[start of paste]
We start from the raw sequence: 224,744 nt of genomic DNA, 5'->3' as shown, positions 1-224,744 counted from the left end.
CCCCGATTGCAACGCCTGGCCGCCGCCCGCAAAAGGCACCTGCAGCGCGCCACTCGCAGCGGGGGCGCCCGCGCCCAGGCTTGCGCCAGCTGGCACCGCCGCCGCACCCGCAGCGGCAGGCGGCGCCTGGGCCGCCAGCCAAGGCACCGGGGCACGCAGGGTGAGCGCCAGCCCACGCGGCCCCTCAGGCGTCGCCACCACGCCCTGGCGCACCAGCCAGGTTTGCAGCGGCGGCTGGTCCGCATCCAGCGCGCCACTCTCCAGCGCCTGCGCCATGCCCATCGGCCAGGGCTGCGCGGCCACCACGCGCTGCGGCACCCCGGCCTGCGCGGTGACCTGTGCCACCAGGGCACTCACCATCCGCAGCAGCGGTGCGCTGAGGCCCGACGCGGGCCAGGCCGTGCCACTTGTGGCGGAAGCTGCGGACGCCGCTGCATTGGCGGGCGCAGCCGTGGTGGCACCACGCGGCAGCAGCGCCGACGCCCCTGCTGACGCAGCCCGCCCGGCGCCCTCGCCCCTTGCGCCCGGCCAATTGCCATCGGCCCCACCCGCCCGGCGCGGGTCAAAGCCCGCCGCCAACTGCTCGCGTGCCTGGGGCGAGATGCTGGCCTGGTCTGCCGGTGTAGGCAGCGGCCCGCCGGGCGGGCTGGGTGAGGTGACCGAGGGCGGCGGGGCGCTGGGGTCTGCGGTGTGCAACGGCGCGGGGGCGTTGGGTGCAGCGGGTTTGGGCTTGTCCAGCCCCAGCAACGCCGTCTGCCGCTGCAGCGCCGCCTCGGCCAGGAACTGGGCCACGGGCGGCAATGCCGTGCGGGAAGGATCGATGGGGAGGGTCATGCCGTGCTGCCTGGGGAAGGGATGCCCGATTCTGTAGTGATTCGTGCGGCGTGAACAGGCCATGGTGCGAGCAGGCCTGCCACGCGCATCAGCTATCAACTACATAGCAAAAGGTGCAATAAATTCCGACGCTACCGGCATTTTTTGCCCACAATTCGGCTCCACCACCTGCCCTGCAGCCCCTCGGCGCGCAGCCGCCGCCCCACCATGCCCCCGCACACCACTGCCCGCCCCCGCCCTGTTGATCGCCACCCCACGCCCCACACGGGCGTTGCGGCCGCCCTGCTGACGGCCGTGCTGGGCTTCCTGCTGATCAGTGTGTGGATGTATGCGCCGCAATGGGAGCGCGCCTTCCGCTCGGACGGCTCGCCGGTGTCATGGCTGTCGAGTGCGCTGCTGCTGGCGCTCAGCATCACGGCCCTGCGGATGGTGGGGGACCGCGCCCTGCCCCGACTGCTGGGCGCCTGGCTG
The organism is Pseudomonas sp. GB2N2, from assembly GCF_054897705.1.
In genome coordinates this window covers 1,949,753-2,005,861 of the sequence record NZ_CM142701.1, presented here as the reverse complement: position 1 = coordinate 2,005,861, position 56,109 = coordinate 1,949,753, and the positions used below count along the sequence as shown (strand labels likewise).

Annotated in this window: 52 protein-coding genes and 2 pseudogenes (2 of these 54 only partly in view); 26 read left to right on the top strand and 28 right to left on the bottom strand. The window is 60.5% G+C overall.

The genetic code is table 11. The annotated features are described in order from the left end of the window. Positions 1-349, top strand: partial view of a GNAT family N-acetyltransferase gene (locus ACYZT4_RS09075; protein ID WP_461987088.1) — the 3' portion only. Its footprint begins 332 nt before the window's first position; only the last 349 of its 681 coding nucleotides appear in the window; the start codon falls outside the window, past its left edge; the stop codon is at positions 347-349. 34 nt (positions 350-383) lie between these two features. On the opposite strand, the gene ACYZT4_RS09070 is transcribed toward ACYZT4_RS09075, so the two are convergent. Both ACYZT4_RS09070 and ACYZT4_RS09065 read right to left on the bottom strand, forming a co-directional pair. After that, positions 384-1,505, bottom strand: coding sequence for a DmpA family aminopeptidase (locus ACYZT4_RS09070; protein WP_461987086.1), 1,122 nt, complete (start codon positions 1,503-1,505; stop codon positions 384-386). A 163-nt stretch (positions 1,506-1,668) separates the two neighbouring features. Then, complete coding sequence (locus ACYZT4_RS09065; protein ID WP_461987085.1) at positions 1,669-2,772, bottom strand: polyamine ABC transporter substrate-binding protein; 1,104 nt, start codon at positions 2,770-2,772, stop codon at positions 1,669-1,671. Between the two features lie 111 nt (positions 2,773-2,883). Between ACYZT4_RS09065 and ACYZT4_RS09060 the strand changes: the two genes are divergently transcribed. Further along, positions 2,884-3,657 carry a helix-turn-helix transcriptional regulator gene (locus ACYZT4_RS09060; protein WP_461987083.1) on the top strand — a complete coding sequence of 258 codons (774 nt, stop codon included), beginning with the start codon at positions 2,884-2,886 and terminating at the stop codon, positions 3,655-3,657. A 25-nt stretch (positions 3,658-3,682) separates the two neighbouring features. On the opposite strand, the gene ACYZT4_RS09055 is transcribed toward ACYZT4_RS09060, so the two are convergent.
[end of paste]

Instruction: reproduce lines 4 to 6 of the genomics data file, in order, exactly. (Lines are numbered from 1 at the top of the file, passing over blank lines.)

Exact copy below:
In genome coordinates this window covers 1,949,753-2,005,861 of the sequence record NZ_CM142701.1, presented here as the reverse complement: position 1 = coordinate 2,005,861, position 56,109 = coordinate 1,949,753, and the positions used below count along the sequence as shown (strand labels likewise).

Annotated in this window: 52 protein-coding genes and 2 pseudogenes (2 of these 54 only partly in view); 26 read left to right on the top strand and 28 right to left on the bottom strand. The window is 60.5% G+C overall.

The genetic code is table 11. The annotated features are described in order from the left end of the window. Positions 1-349, top strand: partial view of a GNAT family N-acetyltransferase gene (locus ACYZT4_RS09075; protein ID WP_461987088.1) — the 3' portion only. Its footprint begins 332 nt before the window's first position; only the last 349 of its 681 coding nucleotides appear in the window; the start codon falls outside the window, past its left edge; the stop codon is at positions 347-349. 34 nt (positions 350-383) lie between these two features. On the opposite strand, the gene ACYZT4_RS09070 is transcribed toward ACYZT4_RS09075, so the two are convergent. Both ACYZT4_RS09070 and ACYZT4_RS09065 read right to left on the bottom strand, forming a co-directional pair. After that, positions 384-1,505, bottom strand: coding sequence for a DmpA family aminopeptidase (locus ACYZT4_RS09070; protein WP_461987086.1), 1,122 nt, complete (start codon positions 1,503-1,505; stop codon positions 384-386). A 163-nt stretch (positions 1,506-1,668) separates the two neighbouring features. Then, complete coding sequence (locus ACYZT4_RS09065; protein ID WP_461987085.1) at positions 1,669-2,772, bottom strand: polyamine ABC transporter substrate-binding protein; 1,104 nt, start codon at positions 2,770-2,772, stop codon at positions 1,669-1,671. Between the two features lie 111 nt (positions 2,773-2,883). Between ACYZT4_RS09065 and ACYZT4_RS09060 the strand changes: the two genes are divergently transcribed. Further along, positions 2,884-3,657 carry a helix-turn-helix transcriptional regulator gene (locus ACYZT4_RS09060; protein WP_461987083.1) on the top strand — a complete coding sequence of 258 codons (774 nt, stop codon included), beginning with the start codon at positions 2,884-2,886 and terminating at the stop codon, positions 3,655-3,657. A 25-nt stretch (positions 3,658-3,682) separates the two neighbouring features. On the opposite strand, the gene ACYZT4_RS09055 is transcribed toward ACYZT4_RS09060, so the two are convergent.